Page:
She says her church is “a success story of everyone”.
Namutebi’s journey to owning one of the biggest churches in the region is a true rags-to-riches story. As she happily explains, in 1986 when she joined the Pentecostal church, she was a hopeless house help. Then she started her ministry by preaching the gospel door-to-door.
In 1998, having visited many churches, she got the idea of starting her own church in Lugala. She says she realised that there was no major Pentecostal church within the vicinity and Christians would move long distances to Pastor Robert Kayanja’s Miracle Centre Cathedral.
Following the beaten path of Pentecostal churches that sprout throughout the country, Namutebi started by putting up a temporary wooden structure which is still in place up to date. In 2006, she started constructing the mega-church.
“At first I doubted I could complete such a huge enterprise within the duration of eight years considering that the money would come mainly from tithe and other church offertory,” she says. She says she worked and prayed hard to fulfill her dream. To design the church, she hired James Musoke.
“When I was contracted to design this church, my client had no idea about how exactly the church would finally look but considering the financial capacity of the church body, space and the number of worshippers, I thought of designing something modern,” says Musoke.
He explains that the initial plan presented to him by the church body was not so different from that of a warehouse. In the end, he says, he considered employing both secular and religious architecture to come up with the structure.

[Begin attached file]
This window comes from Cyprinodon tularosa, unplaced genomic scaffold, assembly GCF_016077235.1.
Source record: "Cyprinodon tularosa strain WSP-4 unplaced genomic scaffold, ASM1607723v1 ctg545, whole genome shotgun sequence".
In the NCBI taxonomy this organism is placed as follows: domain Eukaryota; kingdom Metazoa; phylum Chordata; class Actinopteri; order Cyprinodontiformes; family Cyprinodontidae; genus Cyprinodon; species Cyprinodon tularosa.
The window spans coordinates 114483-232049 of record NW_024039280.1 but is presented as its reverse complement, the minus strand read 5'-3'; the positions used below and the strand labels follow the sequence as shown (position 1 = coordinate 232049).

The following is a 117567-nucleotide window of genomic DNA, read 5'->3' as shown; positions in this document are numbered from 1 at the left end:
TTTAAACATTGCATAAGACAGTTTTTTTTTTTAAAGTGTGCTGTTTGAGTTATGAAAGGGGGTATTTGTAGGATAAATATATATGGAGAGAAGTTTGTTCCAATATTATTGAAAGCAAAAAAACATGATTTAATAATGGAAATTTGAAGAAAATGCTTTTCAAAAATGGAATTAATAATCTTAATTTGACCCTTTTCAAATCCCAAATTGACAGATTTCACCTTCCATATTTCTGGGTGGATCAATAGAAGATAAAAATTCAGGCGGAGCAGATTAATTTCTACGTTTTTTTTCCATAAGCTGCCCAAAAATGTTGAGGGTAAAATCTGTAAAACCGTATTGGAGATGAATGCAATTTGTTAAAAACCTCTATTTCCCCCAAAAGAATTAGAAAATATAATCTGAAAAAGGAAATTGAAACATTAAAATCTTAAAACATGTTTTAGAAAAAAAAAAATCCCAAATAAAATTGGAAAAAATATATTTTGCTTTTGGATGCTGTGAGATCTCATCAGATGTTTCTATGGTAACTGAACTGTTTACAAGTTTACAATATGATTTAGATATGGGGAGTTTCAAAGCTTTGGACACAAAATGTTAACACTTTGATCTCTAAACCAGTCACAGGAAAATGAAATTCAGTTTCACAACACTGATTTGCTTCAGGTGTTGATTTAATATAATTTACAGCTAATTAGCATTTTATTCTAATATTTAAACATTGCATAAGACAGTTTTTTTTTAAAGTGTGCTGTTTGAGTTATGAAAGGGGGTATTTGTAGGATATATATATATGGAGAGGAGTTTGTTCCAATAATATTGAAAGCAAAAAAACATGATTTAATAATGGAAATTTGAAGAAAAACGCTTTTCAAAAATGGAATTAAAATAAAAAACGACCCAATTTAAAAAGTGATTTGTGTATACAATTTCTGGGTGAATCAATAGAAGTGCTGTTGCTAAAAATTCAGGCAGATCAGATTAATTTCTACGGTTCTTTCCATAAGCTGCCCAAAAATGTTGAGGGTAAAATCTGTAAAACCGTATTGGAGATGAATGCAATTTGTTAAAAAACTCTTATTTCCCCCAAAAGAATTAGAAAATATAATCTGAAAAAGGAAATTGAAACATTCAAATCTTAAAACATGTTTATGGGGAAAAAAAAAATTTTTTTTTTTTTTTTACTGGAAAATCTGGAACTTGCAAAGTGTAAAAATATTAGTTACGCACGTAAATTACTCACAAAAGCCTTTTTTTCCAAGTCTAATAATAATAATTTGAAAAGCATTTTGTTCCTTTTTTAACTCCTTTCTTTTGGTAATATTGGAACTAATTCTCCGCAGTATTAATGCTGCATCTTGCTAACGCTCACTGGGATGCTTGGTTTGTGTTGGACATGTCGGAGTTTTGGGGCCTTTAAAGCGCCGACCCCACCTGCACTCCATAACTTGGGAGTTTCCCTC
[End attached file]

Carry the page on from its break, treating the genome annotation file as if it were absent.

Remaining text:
When asked about why he had to divert from the traditional style of building churches, he said that Church-building reflects the changing strengths in the denominations at different times. He points out that, in the past, born-again Christians were few and had limited resources to build bigger and better churches. That is why many built temporary church structures.
“Modernity has come with a lot of new things. Then, people never constructed churches with tiled floors because tiles were not there just as every one building a house now days whether small or big is considering using tiles”.
With religious architecture, the church building is supposed to be in a shape of a cross to represent the cross on which Jesus died but this is not the case with Liberty Worship Center.
Also, its main entrance is unique and unlike the traditional church where worshipper enter the auditorium directly. Liberty has a reception area from where worshippers are directed to their respective seats.
There have been murmurs about some pastors in the Pentecostal movement demanding large sums of money from followers. Pastor Namutebi’s church may attract some high profile worshippers these days, but in the beginning, it relied a lot from it low income congregants. At one point, Pastor Namutebi is said to have advised them to stop dropping coins in the offertory.
Prof. Khamalwa explains this phenomenon: “To some extent some pastors have turned religion into business. In sociology of religion, this is called “packaging religion” or God. Pastors are packaging religion in a way that people are buying blessings as they are urged to sow the seed. In short they have to do something in order to be blessed.”
Prof. Khamalwa says, however, getting money from the congregation is not totally bad if the motive is right.
“Since many churches begin in ‘biwempe’ and graduate into glamorous cathedrals, and the pastors who may have started preaching on the street soon acquire property including expensive cars and mansions, these tend to be evidence for the poor that their own situations of poverty and deprivation can be reversed miraculously,” he says.
Isaac Kizito, a born- again Christian also finds nothing wrong with giving huge sums of money to a church as long as the pastor puts it to good use.
“The pastor may use tithe to buy a Range Rover but he/she uses this to spread the gospel,” he says, “God is the provider and there is nothing wrong to use the money He has provided to you in building posh churches and driving expensive cars.” Looking at her magnificent new mega-church, Pastor Namutebi possibly would not agree more.